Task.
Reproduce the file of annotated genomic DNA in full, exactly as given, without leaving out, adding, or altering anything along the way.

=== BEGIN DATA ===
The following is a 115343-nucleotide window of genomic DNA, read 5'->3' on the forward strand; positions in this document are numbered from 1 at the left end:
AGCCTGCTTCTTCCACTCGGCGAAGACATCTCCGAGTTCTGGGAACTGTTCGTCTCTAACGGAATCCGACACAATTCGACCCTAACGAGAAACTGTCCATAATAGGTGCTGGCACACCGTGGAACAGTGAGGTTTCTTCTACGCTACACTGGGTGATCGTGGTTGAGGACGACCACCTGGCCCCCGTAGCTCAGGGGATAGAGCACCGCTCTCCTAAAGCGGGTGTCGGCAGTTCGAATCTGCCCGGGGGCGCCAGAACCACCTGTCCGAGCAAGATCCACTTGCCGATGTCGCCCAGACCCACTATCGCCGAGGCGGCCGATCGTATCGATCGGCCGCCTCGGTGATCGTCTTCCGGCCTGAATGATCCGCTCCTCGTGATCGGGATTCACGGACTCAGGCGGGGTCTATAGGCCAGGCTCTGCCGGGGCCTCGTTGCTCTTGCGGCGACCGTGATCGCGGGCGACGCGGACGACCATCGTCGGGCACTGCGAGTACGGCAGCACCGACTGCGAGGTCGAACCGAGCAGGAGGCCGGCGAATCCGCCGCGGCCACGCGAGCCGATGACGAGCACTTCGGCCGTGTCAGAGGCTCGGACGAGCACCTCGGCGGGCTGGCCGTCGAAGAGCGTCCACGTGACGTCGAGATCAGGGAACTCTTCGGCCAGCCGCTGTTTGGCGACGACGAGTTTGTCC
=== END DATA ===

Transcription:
The following is a 115343-nucleotide window of genomic DNA, read 5'->3' on the forward strand; positions in this document are numbered from 1 at the left end:
AGCCTGCTTCTTCCACTCGGCGAAGACATCTCCGAGTTCTGGGAACTGTTCGTCTCTAACGGAATCCGACACAATTCGACCCTAACGAGAAACTGTCCATAATAGGTGCTGGCACACCGTGGAACAGTGAGGTTTCTTCTACGCTACACTGGGTGATCGTGGTTGAGGACGACCACCTGGCCCCCGTAGCTCAGGGGATAGAGCACCGCTCTCCTAAAGCGGGTGTCGGCAGTTCGAATCTGCCCGGGGGCGCCAGAACCACCTGTCCGAGCAAGATCCACTTGCCGATGTCGCCCAGACCCACTATCGCCGAGGCGGCCGATCGTATCGATCGGCCGCCTCGGTGATCGTCTTCCGGCCTGAATGATCCGCTCCTCGTGATCGGGATTCACGGACTCAGGCGGGGTCTATAGGCCAGGCTCTGCCGGGGCCTCGTTGCTCTTGCGGCGACCGTGATCGCGGGCGACGCGGACGACCATCGTCGGGCACTGCGAGTACGGCAGCACCGACTGCGAGGTCGAACCGAGCAGGAGGCCGGCGAATCCGCCGCGGCCACGCGAGCCGATGACGAGCACTTCGGCCGTGTCAGAGGCTCGGACGAGCACCTCGGCGGGCTGGCCGTCGAAGAGCGTCCACGTGACGTCGAGATCAGGGAACTCTTCGGCCAGCCGCTGTTTGGCGACGACGAGTTTGTCC